Our Changing World lecture by Andy Kerr on 27th October 2015; summary by Marlena Segar, 1st year student in Social and Economic History with Environmental Studies
Energy underpins our modern world and its hypermobility has allowed us to develop dramatically. However, Andy Kerr highlighted that due to our unsustainable energy demand and sources, the energy world is in turmoil. Whilst it was coal that powered the industrial revolution allowing us in the North to gain the title of being ‘developed’, our continued use of fossil fuels; in particular oil, needs to change. Meanwhile another industrial revolution is taking place across Asia where a huge spike of coal use in the 1990s pulled 200-300M people out of poverty. Whilst it appears that coal demand is beginning to level off, nations like China still depend on coal for at least two thirds of their energy supply.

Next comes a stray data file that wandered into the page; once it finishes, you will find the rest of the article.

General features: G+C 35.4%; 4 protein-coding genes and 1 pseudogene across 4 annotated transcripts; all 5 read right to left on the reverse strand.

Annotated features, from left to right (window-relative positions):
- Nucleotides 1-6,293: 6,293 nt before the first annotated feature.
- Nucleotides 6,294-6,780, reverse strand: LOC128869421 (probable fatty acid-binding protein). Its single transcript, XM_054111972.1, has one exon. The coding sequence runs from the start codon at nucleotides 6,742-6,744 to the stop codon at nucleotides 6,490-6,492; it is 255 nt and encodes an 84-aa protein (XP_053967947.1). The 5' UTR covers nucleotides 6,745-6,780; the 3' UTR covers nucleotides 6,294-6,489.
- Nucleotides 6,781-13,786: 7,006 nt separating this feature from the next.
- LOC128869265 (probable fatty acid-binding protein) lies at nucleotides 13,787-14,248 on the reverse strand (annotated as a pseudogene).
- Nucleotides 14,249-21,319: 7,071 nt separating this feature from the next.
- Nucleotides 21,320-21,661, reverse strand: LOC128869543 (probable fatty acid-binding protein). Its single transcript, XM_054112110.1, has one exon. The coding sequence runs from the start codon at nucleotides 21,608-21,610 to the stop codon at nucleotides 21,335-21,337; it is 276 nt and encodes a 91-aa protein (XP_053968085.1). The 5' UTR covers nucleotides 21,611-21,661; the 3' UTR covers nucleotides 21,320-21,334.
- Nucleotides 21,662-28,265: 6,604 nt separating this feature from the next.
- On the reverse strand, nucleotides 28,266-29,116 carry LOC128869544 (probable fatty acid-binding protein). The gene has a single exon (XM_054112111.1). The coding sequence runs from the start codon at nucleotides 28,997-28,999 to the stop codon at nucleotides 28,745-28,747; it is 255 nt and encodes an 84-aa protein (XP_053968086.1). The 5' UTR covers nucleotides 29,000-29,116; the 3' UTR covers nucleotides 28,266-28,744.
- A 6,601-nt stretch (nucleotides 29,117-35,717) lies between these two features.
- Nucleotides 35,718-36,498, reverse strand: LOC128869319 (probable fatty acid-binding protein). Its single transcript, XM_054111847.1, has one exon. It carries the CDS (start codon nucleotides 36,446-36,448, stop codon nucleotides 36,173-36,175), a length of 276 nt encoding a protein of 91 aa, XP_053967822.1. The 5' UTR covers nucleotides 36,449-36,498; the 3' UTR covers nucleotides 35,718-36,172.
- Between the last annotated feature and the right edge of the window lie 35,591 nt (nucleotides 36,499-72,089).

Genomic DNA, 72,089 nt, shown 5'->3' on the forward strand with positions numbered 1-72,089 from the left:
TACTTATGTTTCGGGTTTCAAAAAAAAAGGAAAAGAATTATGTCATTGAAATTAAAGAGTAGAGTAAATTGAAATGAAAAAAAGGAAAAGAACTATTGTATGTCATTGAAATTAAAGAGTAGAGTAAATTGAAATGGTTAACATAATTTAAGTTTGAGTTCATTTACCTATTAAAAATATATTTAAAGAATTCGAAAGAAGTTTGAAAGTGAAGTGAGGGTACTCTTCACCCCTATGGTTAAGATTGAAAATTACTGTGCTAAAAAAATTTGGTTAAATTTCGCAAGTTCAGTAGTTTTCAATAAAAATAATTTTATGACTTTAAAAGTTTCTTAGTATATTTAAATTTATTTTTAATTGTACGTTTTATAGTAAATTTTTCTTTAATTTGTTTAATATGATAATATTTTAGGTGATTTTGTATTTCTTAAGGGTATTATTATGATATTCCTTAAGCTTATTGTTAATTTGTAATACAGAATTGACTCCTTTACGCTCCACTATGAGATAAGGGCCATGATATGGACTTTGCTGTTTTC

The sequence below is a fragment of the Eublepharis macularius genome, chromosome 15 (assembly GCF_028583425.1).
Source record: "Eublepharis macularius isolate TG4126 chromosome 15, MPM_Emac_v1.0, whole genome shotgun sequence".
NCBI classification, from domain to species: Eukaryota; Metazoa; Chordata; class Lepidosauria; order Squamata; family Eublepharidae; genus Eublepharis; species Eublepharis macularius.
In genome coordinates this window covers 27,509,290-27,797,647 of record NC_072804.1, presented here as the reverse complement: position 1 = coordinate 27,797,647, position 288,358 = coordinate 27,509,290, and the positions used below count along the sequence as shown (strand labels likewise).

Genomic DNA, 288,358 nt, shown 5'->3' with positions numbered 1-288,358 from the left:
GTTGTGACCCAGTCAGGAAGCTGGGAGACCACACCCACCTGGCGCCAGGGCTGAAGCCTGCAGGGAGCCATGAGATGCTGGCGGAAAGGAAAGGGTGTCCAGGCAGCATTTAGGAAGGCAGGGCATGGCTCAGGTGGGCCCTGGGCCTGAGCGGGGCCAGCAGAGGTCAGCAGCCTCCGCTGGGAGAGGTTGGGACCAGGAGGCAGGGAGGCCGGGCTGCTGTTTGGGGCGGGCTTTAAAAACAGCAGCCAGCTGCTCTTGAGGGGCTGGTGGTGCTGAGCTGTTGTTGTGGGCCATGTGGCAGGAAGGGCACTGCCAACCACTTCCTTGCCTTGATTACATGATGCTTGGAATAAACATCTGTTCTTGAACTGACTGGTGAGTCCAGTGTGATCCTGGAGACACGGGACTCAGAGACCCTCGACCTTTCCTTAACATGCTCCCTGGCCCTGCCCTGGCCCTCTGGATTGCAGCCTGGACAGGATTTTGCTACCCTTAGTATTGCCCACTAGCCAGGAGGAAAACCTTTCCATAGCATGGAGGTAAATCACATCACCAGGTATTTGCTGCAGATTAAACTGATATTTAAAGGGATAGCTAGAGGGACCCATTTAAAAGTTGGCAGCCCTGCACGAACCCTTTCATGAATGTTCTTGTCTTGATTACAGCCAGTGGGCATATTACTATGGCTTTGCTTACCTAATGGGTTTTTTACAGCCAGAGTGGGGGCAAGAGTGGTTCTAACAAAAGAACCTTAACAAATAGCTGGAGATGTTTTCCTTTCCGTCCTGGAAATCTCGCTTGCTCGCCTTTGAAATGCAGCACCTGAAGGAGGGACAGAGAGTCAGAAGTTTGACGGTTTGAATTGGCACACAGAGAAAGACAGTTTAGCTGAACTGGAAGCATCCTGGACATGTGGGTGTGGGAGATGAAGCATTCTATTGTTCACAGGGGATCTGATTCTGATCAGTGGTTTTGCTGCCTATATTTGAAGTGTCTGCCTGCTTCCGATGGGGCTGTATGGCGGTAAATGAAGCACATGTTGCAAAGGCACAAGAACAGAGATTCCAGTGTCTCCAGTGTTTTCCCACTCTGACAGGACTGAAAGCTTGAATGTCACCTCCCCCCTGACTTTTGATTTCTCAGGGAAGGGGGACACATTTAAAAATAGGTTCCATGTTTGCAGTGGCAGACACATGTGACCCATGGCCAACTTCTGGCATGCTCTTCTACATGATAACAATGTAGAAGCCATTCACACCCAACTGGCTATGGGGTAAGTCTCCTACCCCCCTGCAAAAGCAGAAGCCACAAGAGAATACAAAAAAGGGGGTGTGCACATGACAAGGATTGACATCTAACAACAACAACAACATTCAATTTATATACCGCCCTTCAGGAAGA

Kerr stressed the importance of renewable energies in replacing our current energy sources. With the current unexpected huge growth in renewables, he provided a very optimistic outlook that they will become our main source of power within the next few decades. However, renewables still provide intermittent power and the technology is not yet advanced enough for us to become completely dependent on them. Kerr argued that this is because there cannot be just one single ‘silver bullet’ solution and whilst technological innovation is crucial there is currently a lack of practical application; i.e. the idea that people matter and what works in theory doesn’t always work in practice. For a greener future, sustainable energy systems need to be embedded in our infrastructure but new approaches have to be trialled in ‘living labs’ to ensure they work. When asked what nation is the closest to having achieved sustainability, Kerr responded that the greatest successes are on a sub-national scale because to solve this energy crisis there has to be adaption at a local level. There is no one glove that fits all answer.